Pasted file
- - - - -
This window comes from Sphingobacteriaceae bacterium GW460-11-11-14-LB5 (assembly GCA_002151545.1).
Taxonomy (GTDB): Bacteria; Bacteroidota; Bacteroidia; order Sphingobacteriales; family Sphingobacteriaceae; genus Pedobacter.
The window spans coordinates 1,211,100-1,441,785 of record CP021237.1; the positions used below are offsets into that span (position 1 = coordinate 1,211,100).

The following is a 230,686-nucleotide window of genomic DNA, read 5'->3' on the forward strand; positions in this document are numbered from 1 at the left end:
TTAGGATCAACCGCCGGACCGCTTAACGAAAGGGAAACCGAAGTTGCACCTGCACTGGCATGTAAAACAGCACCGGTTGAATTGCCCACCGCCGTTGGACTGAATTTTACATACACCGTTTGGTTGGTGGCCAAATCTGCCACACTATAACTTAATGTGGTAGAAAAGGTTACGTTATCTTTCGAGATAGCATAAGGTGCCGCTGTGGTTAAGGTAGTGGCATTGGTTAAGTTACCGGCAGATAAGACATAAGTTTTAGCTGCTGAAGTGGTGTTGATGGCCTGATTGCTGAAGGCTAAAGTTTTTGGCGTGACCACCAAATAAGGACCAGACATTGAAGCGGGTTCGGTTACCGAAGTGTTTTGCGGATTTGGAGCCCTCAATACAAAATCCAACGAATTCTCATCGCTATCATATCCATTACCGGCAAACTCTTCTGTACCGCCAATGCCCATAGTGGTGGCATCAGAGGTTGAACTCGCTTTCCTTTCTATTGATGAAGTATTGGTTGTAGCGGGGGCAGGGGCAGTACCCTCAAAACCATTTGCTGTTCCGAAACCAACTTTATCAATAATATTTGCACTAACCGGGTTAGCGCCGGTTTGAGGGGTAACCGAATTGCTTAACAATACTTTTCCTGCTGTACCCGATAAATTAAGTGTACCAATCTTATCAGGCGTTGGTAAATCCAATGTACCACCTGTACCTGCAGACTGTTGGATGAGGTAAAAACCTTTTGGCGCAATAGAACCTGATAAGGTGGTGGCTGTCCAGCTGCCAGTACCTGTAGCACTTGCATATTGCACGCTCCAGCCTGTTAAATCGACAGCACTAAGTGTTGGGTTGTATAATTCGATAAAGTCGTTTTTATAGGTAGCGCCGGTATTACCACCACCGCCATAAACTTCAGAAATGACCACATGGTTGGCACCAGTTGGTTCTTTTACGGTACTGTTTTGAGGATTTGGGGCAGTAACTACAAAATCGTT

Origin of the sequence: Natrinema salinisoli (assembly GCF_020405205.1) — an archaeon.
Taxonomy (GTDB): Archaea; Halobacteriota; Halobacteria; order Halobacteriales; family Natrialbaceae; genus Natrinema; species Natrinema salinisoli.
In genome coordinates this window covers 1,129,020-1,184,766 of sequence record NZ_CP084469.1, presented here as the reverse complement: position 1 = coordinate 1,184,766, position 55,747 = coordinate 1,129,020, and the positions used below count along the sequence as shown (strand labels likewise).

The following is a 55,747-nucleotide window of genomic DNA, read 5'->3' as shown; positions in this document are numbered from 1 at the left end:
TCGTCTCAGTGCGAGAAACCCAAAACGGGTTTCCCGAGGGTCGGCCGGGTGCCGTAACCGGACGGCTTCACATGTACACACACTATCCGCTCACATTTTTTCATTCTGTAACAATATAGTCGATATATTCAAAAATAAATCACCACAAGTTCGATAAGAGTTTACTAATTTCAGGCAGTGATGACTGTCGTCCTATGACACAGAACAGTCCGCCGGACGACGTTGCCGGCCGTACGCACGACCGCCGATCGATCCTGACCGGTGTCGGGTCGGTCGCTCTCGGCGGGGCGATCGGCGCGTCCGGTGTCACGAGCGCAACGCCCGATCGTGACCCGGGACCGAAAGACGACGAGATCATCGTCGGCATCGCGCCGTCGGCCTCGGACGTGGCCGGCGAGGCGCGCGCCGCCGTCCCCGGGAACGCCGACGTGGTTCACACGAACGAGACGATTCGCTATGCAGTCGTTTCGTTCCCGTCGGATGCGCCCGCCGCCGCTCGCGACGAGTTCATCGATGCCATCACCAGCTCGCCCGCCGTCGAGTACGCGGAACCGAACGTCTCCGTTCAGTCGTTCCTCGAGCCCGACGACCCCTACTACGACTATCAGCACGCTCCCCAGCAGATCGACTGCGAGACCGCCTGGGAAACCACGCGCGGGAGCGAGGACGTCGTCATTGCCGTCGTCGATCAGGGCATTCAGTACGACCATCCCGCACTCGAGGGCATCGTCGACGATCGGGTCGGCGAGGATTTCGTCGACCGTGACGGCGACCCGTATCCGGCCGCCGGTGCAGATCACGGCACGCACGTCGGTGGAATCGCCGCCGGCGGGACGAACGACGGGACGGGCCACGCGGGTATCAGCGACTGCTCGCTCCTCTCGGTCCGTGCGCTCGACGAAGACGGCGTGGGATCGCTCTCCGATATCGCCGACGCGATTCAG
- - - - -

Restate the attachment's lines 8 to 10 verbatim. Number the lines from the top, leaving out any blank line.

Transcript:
In genome coordinates this window covers 1,129,020-1,184,766 of sequence record NZ_CP084469.1, presented here as the reverse complement: position 1 = coordinate 1,184,766, position 55,747 = coordinate 1,129,020, and the positions used below count along the sequence as shown (strand labels likewise).

The following is a 55,747-nucleotide window of genomic DNA, read 5'->3' as shown; positions in this document are numbered from 1 at the left end:
TCGTCTCAGTGCGAGAAACCCAAAACGGGTTTCCCGAGGGTCGGCCGGGTGCCGTAACCGGACGGCTTCACATGTACACACACTATCCGCTCACATTTTTTCATTCTGTAACAATATAGTCGATATATTCAAAAATAAATCACCACAAGTTCGATAAGAGTTTACTAATTTCAGGCAGTGATGACTGTCGTCCTATGACACAGAACAGTCCGCCGGACGACGTTGCCGGCCGTACGCACGACCGCCGATCGATCCTGACCGGTGTCGGGTCGGTCGCTCTCGGCGGGGCGATCGGCGCGTCCGGTGTCACGAGCGCAACGCCCGATCGTGACCCGGGACCGAAAGACGACGAGATCATCGTCGGCATCGCGCCGTCGGCCTCGGACGTGGCCGGCGAGGCGCGCGCCGCCGTCCCCGGGAACGCCGACGTGGTTCACACGAACGAGACGATTCGCTATGCAGTCGTTTCGTTCCCGTCGGATGCGCCCGCCGCCGCTCGCGACGAGTTCATCGATGCCATCACCAGCTCGCCCGCCGTCGAGTACGCGGAACCGAACGTCTCCGTTCAGTCGTTCCTCGAGCCCGACGACCCCTACTACGACTATCAGCACGCTCCCCAGCAGATCGACTGCGAGACCGCCTGGGAAACCACGCGCGGGAGCGAGGACGTCGTCATTGCCGTCGTCGATCAGGGCATTCAGTACGACCATCCCGCACTCGAGGGCATCGTCGACGATCGGGTCGGCGAGGATTTCGTCGACCGTGACGGCGACCCGTATCCGGCCGCCGGTGCAGATCACGGCACGCACGTCGGTGGAATCGCCGCCGGCGGGACGAACGACGGGACGGGCCACGCGGGTATCAGCGACTGCTCGCTCCTCTCGGTCCGTGCGCTCGACGAAGACGGCGTGGGATCGCTCTCCGATATCGCCGACGCGATTCAG